In 1968 a young bride from Texas uses her CIA-honed skills to catch the real killer when her husband lands in a Canadian jail for murdering the draft-resisting son of a United States senator.
This is the story El Dorado native Kay Orth Kendall tells in her second novel, “Desolation Row – An Austin Starr Mystery,” which was published in March.
The book is set during the Vietnam War era.
“I wanted to show what life was like for young women of that era – not the type that made headlines, the Hanoi Janes or Angela Davises, but the moderates who nonetheless got swept along by the tides of history during the turbulent sixties,” she said. “All that turmoil lends itself to drama, intrigue and murder.”
Kendall said within the mystery genre, historical fiction is her favorite.
“Many authors locate their sleuths and their spymasters during the wars of the 20th century,” she said. “The two world wars and the Cold War all have hundreds of mysteries set during those times. The only large wars of the last century not ‘taken,’ not overrun with mysteries, occurred in Korea and Vietnam. The latter is a comparatively empty niche that I concluded needed to be filled with more mysteries – and I decided I was the one to do the filling.”
In the story, Austin Starr marries in 1968 when the Cold War is hot and the Vietnam War is raging, and the women’s movement is beating a far-distant drum. When David Starr protests the war by moving from Texas to Canada, she goes along. It is when she falls across the corpse of another draft resister who is enemies with David, police suspect David of murder. It is up to Austin to find the killer to save her marriage and eventually return to America.
Kendall said “Desolation Row” took her two years to complete. Her first book was not a mystery took her six years to write and is now “safely hidden in a drawer.”
“I love to write and especially enjoy rewriting,” she said. “Revision is a joy for me, but the first draft is always agony. Fiddling with words on a page and making them read just so is sheer pleasure.”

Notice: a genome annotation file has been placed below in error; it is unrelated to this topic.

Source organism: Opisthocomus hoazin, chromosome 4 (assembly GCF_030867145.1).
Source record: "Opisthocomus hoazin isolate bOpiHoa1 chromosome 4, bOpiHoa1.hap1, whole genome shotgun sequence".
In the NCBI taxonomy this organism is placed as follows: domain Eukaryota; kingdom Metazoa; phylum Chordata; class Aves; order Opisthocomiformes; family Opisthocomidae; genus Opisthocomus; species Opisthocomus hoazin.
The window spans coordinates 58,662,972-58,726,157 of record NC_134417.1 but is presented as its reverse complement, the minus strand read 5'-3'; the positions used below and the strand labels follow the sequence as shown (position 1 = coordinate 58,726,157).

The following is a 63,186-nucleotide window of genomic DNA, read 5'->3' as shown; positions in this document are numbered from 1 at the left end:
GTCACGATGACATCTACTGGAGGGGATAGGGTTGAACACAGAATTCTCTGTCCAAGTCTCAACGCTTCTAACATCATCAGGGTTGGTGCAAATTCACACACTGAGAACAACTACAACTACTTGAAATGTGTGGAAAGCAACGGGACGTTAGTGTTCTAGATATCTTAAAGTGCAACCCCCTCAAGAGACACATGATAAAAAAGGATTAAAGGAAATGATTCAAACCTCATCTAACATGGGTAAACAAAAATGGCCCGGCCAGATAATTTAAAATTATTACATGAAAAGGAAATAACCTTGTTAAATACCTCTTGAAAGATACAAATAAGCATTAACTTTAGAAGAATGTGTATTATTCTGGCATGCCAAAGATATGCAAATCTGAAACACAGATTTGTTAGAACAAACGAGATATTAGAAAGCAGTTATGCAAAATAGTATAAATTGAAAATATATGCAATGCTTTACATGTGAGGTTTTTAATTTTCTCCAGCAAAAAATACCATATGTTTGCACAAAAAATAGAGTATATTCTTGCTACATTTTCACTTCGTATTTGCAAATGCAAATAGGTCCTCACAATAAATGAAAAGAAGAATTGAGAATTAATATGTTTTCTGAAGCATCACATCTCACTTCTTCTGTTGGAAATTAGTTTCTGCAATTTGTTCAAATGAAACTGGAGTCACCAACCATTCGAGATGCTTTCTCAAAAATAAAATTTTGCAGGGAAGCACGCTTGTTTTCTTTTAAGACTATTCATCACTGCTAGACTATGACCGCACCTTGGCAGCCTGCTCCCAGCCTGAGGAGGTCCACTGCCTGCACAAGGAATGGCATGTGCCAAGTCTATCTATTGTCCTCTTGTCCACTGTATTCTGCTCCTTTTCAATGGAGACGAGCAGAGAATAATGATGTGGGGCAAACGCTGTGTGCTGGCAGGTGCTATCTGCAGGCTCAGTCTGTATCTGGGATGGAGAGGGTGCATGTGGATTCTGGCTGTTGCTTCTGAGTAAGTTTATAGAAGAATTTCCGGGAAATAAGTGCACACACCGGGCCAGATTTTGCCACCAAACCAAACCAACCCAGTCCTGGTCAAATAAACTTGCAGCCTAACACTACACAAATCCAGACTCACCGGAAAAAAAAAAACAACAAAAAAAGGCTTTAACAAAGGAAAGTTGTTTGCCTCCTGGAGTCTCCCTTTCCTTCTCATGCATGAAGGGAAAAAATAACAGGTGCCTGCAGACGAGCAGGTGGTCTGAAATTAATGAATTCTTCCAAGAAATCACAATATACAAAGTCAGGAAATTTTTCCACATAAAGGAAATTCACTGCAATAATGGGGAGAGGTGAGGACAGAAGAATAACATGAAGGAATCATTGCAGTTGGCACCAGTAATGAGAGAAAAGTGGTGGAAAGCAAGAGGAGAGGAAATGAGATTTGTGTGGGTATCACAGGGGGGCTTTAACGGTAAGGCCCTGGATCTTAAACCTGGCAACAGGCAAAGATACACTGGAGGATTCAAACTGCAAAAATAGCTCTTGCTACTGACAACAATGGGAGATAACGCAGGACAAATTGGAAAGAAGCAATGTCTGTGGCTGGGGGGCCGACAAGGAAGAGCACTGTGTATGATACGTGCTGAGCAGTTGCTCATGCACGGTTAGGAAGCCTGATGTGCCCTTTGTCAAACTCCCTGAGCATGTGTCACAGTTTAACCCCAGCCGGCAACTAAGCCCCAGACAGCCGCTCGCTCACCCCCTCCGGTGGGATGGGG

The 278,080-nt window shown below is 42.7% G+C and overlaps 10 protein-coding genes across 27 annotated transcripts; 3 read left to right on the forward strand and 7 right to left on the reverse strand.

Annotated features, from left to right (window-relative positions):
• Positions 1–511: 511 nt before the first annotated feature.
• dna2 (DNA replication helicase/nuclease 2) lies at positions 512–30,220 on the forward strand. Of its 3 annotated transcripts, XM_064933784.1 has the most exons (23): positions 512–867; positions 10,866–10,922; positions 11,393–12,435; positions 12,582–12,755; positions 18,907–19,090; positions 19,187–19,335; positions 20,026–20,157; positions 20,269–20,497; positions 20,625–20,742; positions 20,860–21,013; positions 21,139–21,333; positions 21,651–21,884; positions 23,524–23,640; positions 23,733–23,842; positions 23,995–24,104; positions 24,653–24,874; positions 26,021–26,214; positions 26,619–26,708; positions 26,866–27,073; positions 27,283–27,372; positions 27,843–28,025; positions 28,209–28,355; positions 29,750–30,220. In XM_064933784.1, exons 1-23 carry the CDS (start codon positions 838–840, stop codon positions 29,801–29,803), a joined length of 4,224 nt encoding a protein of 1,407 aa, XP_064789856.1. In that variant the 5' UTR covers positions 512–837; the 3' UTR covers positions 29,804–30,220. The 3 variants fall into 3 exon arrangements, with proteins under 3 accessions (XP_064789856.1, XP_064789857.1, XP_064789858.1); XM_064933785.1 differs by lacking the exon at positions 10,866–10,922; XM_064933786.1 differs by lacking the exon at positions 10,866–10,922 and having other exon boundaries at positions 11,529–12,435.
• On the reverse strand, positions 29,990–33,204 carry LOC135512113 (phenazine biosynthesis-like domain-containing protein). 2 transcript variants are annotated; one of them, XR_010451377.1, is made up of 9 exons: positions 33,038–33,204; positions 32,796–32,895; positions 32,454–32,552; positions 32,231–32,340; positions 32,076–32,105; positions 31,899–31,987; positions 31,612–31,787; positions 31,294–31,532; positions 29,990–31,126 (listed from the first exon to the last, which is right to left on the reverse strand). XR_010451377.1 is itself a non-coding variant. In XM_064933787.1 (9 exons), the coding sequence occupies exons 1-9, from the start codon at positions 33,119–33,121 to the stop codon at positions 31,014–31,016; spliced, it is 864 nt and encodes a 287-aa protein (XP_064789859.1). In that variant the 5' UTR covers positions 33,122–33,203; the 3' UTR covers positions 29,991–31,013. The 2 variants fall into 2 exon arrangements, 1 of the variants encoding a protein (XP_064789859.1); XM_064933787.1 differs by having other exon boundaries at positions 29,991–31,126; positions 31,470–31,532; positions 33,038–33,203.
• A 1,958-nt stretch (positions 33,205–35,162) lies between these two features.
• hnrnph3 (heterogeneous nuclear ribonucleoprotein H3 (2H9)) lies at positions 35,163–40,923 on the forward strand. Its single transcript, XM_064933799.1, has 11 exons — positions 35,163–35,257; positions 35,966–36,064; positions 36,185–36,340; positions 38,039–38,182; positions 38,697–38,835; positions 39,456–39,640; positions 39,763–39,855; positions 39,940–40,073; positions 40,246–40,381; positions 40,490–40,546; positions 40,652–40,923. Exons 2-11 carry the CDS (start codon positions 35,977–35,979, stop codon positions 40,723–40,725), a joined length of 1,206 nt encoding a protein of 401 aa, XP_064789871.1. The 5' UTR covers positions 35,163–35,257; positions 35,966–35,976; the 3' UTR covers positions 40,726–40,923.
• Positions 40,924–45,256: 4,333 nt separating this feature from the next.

She said the most challenging part is coming up with the red herrings to be sprinkled throughout a mystery to keep the reader guessing.
Kendall, a 1963 graduate of El Dorado High School, will be holding a book signing at Watermark Books in Wichita at 7 p.m. Thursday.
She was born and raised in El Dorado, but her ties go back even further than that. Her mother, Kathryn Wagner Orth, was born on an oil lease outside El Dorado in 1918 and worked at the El Dorado Times in the 1960s as the society editor.
Page 2 of 2 - Kendall’s grandfather was John Herbert Wagner, whose work in the petroleum industry in Kansas is noted in the Kansas Oil Museum.
Kendall will be back in Kansas for her 50th class reunion in August.
“I haven’t been in Kansas since my last EHS reunion in 2003,” she said. “I love coming home, seeing all the people and places that are still so familiar to me. Catching up with what has happened in my classmates’ lives over the last ten years is like reading further chapters in the books of their lives. “
She also graduated from the University of Kansas in 1967 with a double major in English and Russian.
Kendall is now working on her second Austin Starr mystery, which she hopes to complete in a year, titled “Rainy Day Women.”
Kendall is an international award-winning public relations executive who lives in Houston, Texas, with her husband, five house rabbits and spaniel, Wills.
Her book is available in paperback, as an e-book and as an audio book at all major online retailers and at Watermark Books. Find out more at www.kaykendallauthor.com.